Many think riding a Japanese bullet train is akin to a roller coaster with a roof and windshield. So sorry. Your green tea barely ripples when the train turns a corner. The only sound is the waitress pushing a trolley of rice crackers. An Indian train, moving at a tenth the speed could inspire a haiku about clattering wheels, wind in the hair. A Japanese Shinkansen might inspire techno-mood music. In my previous high-speed train encounters — three different bullet trains, a French TGV and its Korean variant — I had missed the lack of any gut-tightening experience. Last week, I got a fourth chance on a bullet. This was different: courtesy Japan Railway and the US-Japan-India Trilateral Dialogue, I was going to ride shotgun with the driver.
Tokyo was wet, gray and economically depressed. The rail officials escorting our party efficiently showed up with neat white umbrellas for all. Our train was a N300 Shinkansen, a tried and tested workhorse. And we were going to Shizuoka and back, about halfway to Osaka, a tried and tested line. Of the seven billion people who’ve ridden bullets, about five billion have done so on the Tokyo-Osaka line.
I was among the first to be marched to the front. Walking the entire length of the train was a lesson in Shinkansen sociology, the rear filled with suited executives and the front bogies left to chopstick-wielding families eating from takeaway boxes.
The driver’s cabin was tiny. There was just enough space for him, an array of LCD screens and an assistant. The passengers sat behind a door, only two metres away. His peaked hat and shiny buttons echoed pictures of imperial Japanese naval officers. Every now and then he would point to a screen — arm straight, index finger rigid and call out. Was he giving instructions to the train? No, he was reading out the speed and stop numbers, a mnemonic habit to ‘make less mistakes’.
Not making mistakes is a Japanese obsession. Supposedly only one Shinkansen passenger has ever died. A door closed on him awkwardly. I suspect he was running late and his ticker expired from the shame of it. Bullet trains stop at platforms for 60 seconds. A train arriving two minutes late triggers a full-scale inquiry. I was shown a printed schedule. Departure times were given down to units of 15 seconds.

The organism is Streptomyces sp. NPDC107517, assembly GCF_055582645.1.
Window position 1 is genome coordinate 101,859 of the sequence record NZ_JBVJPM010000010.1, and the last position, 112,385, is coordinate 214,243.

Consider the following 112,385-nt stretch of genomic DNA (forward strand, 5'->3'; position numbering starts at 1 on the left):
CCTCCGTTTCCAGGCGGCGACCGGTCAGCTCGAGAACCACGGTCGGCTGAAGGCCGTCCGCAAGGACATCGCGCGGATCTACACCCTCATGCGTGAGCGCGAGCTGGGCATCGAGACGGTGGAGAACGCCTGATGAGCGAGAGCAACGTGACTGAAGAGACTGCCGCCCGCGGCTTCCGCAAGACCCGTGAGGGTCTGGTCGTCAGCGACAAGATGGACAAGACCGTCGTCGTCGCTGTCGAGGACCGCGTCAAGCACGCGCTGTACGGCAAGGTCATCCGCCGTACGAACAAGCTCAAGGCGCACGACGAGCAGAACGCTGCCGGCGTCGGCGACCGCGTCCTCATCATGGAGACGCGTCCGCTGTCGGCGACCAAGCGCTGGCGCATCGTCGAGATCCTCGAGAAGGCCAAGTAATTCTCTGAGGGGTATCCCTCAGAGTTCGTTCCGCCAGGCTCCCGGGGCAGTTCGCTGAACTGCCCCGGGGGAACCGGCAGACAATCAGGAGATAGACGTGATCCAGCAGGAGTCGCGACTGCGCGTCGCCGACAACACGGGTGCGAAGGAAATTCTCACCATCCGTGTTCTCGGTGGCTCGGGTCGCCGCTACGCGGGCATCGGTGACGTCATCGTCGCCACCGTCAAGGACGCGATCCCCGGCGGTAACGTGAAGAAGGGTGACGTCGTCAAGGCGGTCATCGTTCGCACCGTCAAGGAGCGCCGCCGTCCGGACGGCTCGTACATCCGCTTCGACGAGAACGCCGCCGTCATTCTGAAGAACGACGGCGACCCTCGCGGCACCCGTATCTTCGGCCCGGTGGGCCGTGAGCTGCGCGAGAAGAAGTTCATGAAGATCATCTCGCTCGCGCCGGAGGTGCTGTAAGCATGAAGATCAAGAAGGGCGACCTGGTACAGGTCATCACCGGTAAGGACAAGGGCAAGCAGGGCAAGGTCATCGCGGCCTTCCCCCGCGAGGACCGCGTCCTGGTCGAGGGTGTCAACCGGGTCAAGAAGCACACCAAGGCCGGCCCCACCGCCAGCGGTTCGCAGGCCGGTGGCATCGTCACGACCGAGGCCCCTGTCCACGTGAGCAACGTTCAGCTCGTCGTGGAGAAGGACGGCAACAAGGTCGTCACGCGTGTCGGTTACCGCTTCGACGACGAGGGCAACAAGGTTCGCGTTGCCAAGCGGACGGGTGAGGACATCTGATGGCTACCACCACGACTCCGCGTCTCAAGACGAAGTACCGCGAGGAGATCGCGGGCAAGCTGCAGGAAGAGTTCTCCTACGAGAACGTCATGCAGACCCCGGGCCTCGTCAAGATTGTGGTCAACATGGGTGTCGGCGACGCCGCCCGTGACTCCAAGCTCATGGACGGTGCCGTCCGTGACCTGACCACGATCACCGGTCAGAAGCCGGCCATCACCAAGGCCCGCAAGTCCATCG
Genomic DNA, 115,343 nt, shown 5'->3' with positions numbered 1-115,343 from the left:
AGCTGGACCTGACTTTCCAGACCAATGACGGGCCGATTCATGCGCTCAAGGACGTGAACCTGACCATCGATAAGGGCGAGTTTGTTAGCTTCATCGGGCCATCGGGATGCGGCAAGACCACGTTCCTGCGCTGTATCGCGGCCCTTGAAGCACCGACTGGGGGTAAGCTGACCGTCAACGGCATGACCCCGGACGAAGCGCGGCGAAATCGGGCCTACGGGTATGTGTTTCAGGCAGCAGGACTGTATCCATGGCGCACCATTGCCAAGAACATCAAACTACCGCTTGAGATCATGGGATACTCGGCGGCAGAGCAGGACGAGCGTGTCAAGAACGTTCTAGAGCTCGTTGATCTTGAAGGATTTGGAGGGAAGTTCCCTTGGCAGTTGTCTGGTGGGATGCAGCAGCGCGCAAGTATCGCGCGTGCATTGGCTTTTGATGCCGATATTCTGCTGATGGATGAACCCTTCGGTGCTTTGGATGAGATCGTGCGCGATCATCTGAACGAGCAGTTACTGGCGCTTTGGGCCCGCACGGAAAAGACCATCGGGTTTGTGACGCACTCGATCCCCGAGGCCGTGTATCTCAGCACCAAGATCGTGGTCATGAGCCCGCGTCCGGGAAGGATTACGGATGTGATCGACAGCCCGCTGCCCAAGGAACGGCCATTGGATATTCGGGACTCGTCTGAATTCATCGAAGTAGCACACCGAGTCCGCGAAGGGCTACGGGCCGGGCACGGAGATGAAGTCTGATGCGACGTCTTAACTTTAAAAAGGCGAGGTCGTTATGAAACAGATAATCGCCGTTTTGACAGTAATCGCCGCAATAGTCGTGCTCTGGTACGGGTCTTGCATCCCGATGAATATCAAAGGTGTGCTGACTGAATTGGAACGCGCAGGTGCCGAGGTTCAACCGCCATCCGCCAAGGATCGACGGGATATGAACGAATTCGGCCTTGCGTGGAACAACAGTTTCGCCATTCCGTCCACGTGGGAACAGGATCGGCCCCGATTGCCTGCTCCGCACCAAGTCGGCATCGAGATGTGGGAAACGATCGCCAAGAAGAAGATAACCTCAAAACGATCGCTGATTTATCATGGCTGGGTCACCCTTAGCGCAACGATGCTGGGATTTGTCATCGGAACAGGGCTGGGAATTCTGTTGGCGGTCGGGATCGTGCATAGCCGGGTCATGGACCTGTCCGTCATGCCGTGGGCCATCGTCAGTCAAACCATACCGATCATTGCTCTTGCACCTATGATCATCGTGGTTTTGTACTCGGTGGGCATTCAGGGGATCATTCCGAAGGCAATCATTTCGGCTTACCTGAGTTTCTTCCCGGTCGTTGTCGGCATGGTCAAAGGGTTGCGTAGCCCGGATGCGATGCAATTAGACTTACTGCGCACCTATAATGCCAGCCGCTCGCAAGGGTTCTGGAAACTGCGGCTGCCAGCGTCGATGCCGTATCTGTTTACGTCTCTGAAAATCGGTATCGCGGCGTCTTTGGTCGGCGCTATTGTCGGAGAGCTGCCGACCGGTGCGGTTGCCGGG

A Japanese official told me how Railways Minister Lalu Prasad Yadav, after a ride, had declared his intention to build one in India. Imagining a bullet-to-bullet collision, I said, “Not for us. Not yet.” I was later told Lalu had nearly skipped the ride because it would have meant he missed breakfast — so he ate on the train.
Rite of the rising sun
China, South Korea and Taiwan have bullets. Vietnam is planning one. There’s a history. Japan used the bullet train, the Tokyo Tower and the 1964 Olympics to mark its postwar return to the global stage. Since then, every East Asian nation out to prove its economic street cred tries to tick the same boxes.
Remembering Japan took a World Bank loan to develop the first Shinkansen, I asked if the trains made money. “Too much profit,” smiled the official. It wasn’t always so. Japan Railway went broke in the 1980s because politicians demanded so many expensive bullet trains. Now it’s private, profitable and builds with cashflow in mind.
The driver’s cabin was silent, except for the driver. But at least I got an eyeful of zoom as I peered through the rain and down the track. The driver called out like a metronome as the train climbed from zero to 200, a computer screen graphing the speed. A hair rose on the back of my neck as we entered a tunnel and another bullet train came hurtling toward us on the parallel track.
Two hours later it was over amid much bowing. A black gift bag had literature extolling the virtues of the latest N700 series. You had to be Japanese to appreciate the pictures juxtaposing trains with Mount Fuji and cherry blossoms, but a brochure signalled how Japan was going to set down new markers for its neighbours. That the train could top 300 was buried in page four. What made the frontispiece was that the N700s consumed half the energy of their original ancestor, thus making “major contributions to the effort to counter global warming”. This was beyond just commuting, Japan Railways assured that this Shinkansen would “transform the future of people, railway and the Earth.”